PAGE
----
Narrator: This is Science Today. A computerized talking head named ABaldi@, may help deaf children learn to speak. The interactive cyberhead was created by Dominic Massaro, a professor of psychology at the University of California, Santa Cruz. Baldi uses moving eyes, brows and mouth to provide important visual cues of speech comprehension.
Massaro: Baldi is more or less a puppet that has sixty-five or seventy strings that control it, so at every point in time we specify where those strings should be so that Baldi gives you the appropriate speech articulation and the appropriate emotion.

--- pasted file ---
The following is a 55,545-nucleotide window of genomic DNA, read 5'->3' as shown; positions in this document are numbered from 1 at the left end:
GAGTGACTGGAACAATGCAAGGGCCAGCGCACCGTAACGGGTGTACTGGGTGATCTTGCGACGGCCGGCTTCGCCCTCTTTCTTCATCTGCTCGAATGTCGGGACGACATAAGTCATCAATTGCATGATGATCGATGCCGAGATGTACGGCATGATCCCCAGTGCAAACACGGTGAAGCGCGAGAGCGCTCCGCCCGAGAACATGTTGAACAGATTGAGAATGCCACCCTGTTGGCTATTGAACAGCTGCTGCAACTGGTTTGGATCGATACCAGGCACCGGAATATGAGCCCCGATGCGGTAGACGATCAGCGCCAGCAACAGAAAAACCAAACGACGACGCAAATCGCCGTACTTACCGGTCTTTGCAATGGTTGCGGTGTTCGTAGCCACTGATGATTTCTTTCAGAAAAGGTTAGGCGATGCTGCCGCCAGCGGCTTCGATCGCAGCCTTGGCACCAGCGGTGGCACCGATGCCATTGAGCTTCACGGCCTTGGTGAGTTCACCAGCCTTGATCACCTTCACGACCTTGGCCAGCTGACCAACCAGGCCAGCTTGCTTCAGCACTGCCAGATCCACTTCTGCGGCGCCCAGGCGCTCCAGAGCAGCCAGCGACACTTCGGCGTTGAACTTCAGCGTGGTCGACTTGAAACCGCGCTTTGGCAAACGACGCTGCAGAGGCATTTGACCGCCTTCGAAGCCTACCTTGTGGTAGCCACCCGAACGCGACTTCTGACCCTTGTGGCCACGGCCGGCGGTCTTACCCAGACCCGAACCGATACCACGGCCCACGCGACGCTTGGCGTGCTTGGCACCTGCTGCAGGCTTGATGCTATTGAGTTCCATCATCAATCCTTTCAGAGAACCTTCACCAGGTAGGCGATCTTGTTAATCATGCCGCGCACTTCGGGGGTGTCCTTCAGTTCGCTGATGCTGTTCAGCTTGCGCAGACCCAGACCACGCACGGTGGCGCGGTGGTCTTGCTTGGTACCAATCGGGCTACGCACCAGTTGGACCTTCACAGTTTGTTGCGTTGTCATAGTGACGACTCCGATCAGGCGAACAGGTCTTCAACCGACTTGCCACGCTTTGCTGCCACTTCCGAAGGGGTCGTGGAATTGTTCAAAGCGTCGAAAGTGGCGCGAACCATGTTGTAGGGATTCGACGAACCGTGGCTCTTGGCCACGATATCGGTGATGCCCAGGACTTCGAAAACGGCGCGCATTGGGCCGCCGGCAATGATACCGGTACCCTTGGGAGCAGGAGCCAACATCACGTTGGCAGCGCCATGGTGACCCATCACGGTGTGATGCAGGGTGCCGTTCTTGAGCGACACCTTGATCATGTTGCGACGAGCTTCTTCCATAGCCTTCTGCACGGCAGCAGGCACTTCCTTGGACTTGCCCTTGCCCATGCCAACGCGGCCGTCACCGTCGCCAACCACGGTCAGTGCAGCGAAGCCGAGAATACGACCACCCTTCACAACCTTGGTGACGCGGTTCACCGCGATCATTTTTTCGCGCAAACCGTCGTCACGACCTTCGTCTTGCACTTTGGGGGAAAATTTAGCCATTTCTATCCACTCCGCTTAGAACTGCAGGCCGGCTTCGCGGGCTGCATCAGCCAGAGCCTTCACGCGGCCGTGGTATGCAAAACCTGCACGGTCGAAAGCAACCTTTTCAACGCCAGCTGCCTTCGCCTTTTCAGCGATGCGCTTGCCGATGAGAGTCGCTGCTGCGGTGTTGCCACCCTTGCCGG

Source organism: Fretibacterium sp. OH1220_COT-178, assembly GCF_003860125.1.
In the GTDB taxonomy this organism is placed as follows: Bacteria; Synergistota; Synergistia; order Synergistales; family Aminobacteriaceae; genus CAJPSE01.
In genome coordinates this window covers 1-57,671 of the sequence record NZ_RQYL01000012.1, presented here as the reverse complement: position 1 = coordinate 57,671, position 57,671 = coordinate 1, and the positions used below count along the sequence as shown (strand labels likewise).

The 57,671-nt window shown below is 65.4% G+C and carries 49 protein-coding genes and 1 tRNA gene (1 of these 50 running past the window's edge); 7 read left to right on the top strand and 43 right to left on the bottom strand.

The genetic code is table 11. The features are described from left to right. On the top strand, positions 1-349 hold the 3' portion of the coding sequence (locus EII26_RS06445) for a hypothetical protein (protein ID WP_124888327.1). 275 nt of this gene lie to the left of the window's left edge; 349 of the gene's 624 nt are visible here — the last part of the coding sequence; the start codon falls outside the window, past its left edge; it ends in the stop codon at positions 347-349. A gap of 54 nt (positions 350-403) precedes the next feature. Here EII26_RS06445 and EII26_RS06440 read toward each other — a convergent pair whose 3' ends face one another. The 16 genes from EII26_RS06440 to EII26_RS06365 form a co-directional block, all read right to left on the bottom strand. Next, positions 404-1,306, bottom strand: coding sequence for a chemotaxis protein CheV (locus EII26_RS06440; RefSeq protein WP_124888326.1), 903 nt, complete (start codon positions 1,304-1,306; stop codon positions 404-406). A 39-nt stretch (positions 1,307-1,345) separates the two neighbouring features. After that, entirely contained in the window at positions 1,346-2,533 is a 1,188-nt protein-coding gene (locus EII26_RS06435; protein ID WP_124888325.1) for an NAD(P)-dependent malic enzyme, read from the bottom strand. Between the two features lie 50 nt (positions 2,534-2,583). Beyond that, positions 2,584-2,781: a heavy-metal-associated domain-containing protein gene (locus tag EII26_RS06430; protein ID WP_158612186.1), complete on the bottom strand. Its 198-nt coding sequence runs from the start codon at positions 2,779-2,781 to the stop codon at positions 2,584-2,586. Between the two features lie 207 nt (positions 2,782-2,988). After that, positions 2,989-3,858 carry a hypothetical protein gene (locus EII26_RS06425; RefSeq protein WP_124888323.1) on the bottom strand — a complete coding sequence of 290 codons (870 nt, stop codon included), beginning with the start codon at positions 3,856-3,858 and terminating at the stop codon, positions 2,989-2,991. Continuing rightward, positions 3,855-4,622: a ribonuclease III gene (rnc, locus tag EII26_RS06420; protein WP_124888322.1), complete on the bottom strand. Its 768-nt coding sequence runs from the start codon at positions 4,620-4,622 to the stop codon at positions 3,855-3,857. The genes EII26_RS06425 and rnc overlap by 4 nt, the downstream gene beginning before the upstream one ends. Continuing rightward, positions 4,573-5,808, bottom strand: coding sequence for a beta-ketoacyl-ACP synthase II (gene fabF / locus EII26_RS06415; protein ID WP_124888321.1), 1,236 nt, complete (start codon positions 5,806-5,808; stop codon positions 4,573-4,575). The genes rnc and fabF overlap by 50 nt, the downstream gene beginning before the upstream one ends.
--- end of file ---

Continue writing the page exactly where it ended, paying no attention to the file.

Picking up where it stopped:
Narrator: Massaro says research indicates people understand speech better when they have visual cues.
Massaro: There is much more in communication than just what comes in through the ear. You can pick up lots of information from the talker's face as well as their hand gestures and so on. You might be upset with badly dubbed films for example. The inappropriate lip movements are getting in the way of what you are trying to perceive and understand.
Narrator: Baldi is expected on the market next year. For Science Today, I'm Larissa Branin.